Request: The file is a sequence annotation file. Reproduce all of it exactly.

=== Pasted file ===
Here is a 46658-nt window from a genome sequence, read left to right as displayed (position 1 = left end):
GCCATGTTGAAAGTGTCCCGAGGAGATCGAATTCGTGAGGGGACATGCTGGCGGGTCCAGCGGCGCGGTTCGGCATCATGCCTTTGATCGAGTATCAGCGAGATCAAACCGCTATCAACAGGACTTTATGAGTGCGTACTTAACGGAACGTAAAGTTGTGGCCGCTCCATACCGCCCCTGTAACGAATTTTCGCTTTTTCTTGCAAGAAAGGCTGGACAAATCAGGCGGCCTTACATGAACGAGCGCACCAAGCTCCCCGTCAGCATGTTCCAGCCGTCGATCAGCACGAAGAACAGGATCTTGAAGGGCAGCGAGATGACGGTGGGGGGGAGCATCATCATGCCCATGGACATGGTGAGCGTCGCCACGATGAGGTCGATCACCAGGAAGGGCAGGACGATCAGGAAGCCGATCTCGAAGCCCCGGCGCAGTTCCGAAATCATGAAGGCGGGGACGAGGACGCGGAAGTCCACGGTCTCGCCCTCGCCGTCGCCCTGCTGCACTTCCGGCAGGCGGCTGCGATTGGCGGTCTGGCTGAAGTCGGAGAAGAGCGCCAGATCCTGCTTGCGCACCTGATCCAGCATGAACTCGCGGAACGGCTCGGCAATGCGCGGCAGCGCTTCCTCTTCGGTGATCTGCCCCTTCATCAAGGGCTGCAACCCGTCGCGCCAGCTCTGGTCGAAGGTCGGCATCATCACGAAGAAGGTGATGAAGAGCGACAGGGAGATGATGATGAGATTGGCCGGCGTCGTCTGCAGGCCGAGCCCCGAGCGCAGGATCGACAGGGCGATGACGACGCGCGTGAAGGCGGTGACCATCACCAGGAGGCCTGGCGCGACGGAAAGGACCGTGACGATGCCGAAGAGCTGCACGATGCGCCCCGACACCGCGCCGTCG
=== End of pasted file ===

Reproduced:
Here is a 46658-nt window from a genome sequence, read left to right as displayed (position 1 = left end):
GCCATGTTGAAAGTGTCCCGAGGAGATCGAATTCGTGAGGGGACATGCTGGCGGGTCCAGCGGCGCGGTTCGGCATCATGCCTTTGATCGAGTATCAGCGAGATCAAACCGCTATCAACAGGACTTTATGAGTGCGTACTTAACGGAACGTAAAGTTGTGGCCGCTCCATACCGCCCCTGTAACGAATTTTCGCTTTTTCTTGCAAGAAAGGCTGGACAAATCAGGCGGCCTTACATGAACGAGCGCACCAAGCTCCCCGTCAGCATGTTCCAGCCGTCGATCAGCACGAAGAACAGGATCTTGAAGGGCAGCGAGATGACGGTGGGGGGGAGCATCATCATGCCCATGGACATGGTGAGCGTCGCCACGATGAGGTCGATCACCAGGAAGGGCAGGACGATCAGGAAGCCGATCTCGAAGCCCCGGCGCAGTTCCGAAATCATGAAGGCGGGGACGAGGACGCGGAAGTCCACGGTCTCGCCCTCGCCGTCGCCCTGCTGCACTTCCGGCAGGCGGCTGCGATTGGCGGTCTGGCTGAAGTCGGAGAAGAGCGCCAGATCCTGCTTGCGCACCTGATCCAGCATGAACTCGCGGAACGGCTCGGCAATGCGCGGCAGCGCTTCCTCTTCGGTGATCTGCCCCTTCATCAAGGGCTGCAACCCGTCGCGCCAGCTCTGGTCGAAGGTCGGCATCATCACGAAGAAGGTGATGAAGAGCGACAGGGAGATGATGATGAGATTGGCCGGCGTCGTCTGCAGGCCGAGCCCCGAGCGCAGGATCGACAGGGCGATGACGACGCGCGTGAAGGCGGTGACCATCACCAGGAGGCCTGGCGCGACGGAAAGGACCGTGACGATGCCGAAGAGCTGCACGATGCGCCCCGACACCGCGCCGTCG